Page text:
There are many benefits of a remote team arrangement for both employers and employees. For example, employers have access to a larger talent pool—as they can recruit globally—and employees gain the flexibility of working from home or in a hybrid environment.
But of course, there are potential pitfalls associated with remote, distributed teams. At the top of the list is the inability of employees to personally connect with one another.
While this is a common concern, there’s a solution: team building exercises for remote teams.
The importance of team-building for remote teams
Team-building activities are important for every company, but this is even more so the case with distributed teams. When employees are distributed throughout the country or the world, employees don’t have the opportunity to connect in person. Instead, most communication is carried out via email, text message, phone calls, and video conferencing.
Team-building activities can strengthen your team in many ways:
- Improve communication and collaboration skills
- Boost morale
- Enhance productivity
- Improve leadership qualities
- Increase trust
And that’s just the start. As you implement various team-building exercises, you’ll come to realize that there are unexpected benefits that you’ve yet to consider.
Asynchronous vs. synchronous team-building activities: what’s the difference?
There are two general categories of remote team-building activities: asynchronous and synchronous.
- Asynchronous: Asynchronous communication occurs without real-time conversation or interaction. Asynchronous team-building activities are most common as they account for time zone differences and varying work schedules.
- Synchronous: Synchronous communication occurs in real time among your team. All individuals are available to participate at the same time. While most common in a physical work environment, synchronous team-building exercises are also available remotely.
If possible, it’s good practice to implement both asynchronous and synchronous team-building activities. Doing so gives you access to a greater number of exercises, while also putting your team in a position to achieve greater results.
Remote team-building activities—start with these
For many companies, the biggest challenge of remote team-building activities is deciding where to start. Fortunately, we’ve taken care of this for you. Here are five ideas to point you in the right direction.
1. Create a virtual break room
When working in a traditional office setting, it’s easy to get up from your desk and spend time with your coworkers. From water cooler talk to lunch at a local restaurant, your options are nearly unlimited. But in a distributed environment, this is much more challenging.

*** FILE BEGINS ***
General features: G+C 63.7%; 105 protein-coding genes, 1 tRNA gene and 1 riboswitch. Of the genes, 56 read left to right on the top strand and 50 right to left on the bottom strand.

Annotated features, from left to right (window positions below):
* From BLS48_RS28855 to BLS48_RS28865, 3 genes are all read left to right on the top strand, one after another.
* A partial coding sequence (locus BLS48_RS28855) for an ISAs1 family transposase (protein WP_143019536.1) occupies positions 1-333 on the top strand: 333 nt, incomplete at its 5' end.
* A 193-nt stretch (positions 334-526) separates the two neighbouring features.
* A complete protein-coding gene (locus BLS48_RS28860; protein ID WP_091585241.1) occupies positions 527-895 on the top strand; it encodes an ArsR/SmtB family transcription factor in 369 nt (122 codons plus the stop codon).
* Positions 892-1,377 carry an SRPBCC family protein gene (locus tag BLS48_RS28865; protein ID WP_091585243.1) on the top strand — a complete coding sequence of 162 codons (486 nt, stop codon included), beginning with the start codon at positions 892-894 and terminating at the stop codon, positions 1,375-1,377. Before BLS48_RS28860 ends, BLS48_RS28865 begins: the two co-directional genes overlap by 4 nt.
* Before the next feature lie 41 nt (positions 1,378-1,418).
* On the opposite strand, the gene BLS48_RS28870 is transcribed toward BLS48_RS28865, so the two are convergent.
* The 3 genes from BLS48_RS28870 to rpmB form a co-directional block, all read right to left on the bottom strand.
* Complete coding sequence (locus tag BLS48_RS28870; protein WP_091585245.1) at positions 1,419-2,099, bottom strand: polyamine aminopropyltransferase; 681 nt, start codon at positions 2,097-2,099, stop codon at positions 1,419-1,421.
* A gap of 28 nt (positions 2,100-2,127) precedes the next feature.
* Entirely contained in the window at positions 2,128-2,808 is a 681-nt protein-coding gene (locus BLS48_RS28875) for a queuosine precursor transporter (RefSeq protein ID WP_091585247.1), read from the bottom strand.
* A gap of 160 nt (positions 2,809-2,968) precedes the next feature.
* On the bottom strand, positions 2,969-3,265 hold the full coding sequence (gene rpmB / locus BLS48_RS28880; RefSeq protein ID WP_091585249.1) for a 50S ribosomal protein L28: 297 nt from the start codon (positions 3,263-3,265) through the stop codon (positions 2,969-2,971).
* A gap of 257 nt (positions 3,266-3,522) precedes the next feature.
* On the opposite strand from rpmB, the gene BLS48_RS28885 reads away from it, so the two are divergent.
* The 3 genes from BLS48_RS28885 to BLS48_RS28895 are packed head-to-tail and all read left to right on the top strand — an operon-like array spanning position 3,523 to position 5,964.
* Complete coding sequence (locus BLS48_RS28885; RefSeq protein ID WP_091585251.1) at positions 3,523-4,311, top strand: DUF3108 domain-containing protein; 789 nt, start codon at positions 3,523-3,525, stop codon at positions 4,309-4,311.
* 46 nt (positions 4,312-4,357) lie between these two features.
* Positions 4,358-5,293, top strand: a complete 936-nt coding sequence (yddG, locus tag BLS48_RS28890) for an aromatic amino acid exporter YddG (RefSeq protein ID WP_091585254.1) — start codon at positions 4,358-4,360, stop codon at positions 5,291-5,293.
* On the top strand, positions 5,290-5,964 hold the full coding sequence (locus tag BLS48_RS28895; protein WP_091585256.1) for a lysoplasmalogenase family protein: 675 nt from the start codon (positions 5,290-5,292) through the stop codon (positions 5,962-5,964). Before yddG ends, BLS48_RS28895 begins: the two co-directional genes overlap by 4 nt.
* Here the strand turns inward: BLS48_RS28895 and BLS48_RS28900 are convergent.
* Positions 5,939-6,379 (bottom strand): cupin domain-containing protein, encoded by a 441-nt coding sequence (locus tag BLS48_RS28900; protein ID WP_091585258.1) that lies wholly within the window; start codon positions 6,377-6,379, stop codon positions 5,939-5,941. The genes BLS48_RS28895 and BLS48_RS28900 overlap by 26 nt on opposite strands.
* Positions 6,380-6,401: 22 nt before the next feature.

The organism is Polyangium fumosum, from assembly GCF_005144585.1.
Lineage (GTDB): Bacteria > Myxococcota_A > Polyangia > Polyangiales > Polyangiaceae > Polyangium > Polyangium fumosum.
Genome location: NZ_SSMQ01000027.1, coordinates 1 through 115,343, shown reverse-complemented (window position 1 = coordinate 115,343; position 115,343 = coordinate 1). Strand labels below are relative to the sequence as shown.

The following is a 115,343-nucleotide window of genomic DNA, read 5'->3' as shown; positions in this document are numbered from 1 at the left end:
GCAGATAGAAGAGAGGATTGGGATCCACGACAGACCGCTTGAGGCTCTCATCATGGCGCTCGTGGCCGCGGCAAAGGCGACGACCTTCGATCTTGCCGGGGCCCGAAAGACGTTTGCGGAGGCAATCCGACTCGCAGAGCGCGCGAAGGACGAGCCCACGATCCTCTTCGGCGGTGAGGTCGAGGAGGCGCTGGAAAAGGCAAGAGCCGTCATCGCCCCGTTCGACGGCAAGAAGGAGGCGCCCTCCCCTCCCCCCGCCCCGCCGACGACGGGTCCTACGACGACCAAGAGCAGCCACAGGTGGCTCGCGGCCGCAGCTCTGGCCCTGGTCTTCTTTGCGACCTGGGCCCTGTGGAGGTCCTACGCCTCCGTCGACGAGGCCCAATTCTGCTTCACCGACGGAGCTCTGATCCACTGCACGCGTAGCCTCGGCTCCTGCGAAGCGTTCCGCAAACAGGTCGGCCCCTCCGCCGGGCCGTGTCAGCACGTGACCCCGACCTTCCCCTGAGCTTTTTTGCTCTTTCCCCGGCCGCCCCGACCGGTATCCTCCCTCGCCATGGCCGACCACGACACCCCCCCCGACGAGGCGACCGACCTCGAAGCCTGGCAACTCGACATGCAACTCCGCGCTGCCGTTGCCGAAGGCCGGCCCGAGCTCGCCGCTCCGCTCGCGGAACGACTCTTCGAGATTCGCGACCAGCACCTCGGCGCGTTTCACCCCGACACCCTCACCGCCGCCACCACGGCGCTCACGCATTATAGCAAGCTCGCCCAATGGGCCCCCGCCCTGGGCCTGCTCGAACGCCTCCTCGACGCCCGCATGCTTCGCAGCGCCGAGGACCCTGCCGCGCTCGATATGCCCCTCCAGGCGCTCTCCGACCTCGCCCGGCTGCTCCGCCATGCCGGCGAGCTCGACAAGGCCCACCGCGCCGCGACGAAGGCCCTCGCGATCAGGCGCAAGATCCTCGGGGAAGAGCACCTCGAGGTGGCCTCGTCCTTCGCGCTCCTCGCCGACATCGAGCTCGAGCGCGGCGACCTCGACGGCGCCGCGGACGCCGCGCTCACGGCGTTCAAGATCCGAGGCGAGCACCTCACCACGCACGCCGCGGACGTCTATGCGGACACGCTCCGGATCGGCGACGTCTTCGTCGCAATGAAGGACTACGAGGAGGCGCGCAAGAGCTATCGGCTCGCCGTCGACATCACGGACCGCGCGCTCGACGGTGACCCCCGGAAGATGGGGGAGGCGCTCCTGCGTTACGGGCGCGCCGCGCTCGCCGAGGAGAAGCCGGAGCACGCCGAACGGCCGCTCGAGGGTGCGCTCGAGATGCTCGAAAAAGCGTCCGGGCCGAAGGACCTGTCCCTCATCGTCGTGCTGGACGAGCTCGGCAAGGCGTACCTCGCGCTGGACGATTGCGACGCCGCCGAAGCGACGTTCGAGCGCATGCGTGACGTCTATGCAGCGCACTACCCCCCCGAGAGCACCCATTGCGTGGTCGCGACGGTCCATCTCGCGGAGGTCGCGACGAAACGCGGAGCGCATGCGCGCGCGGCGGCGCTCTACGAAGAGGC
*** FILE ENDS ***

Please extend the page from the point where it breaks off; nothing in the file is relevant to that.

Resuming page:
By setting up a virtual break room, you give employees a place to meet. They can eat lunch together, chat about the big game, or make small talk.
2. Organize virtual company events
A virtual company event is one of the best ways to bring everyone together. It helps everyone feel like an important part of the team.
No matter the type of event, plan for different speakers, a question and answer session, and interactive business-related activities.
With advanced video technology at your disposal, organizing a virtual company event is easier than ever before.
3. Schedule “show and tell” events
You can do this on both a personal and professional level. Furthermore, show and tell events can occur either asynchronously or synchronously. Here is an example of each:
- Asynchronous show and tell: Ask each member of a distributed team to share their favorite movie and a few lines about it. Doing so in a communication tool like Slack gives everyone instant access.
- Synchronous show and tell: Create a virtual space where employees share the details of a new product or service that they’re working on.
Show and tell events make it easy for employees to open up to their coworkers, even if they’ve never met in person.
4. Create a challenge
It can be a challenge for bragging rights. It can be a challenge for a small prize, such as a gift card or a half day out of the office. Either way, the goal is to get your distributed team excited about working toward a common goal.
As long as it’s all in good fun, a challenge has a unique way of bringing people together—even those who are competing against one another.
5. Setup virtual workout sessions
It’s always more fun to work out when you have someone by your side. Just the same, a workout partner—or several partners—can push you to reach new heights.
Set up virtual workout sessions where employees can gather to hold each other accountable and work toward their fitness goals. You may even be able to turn this into a challenge (see above) with multiple distributed teams competing against each other for prizes.
Is your company struggling to implement a distributed work strategy? Have you come to realize that the approach you’ve taken in the past will no longer deliver the intended results in the future?
Rather than force your remote or distributed team to continue down the wrong path, consider if any of these team building activities can right the ship. At Oyster, we have the tools you need to support the growth of your distributed team.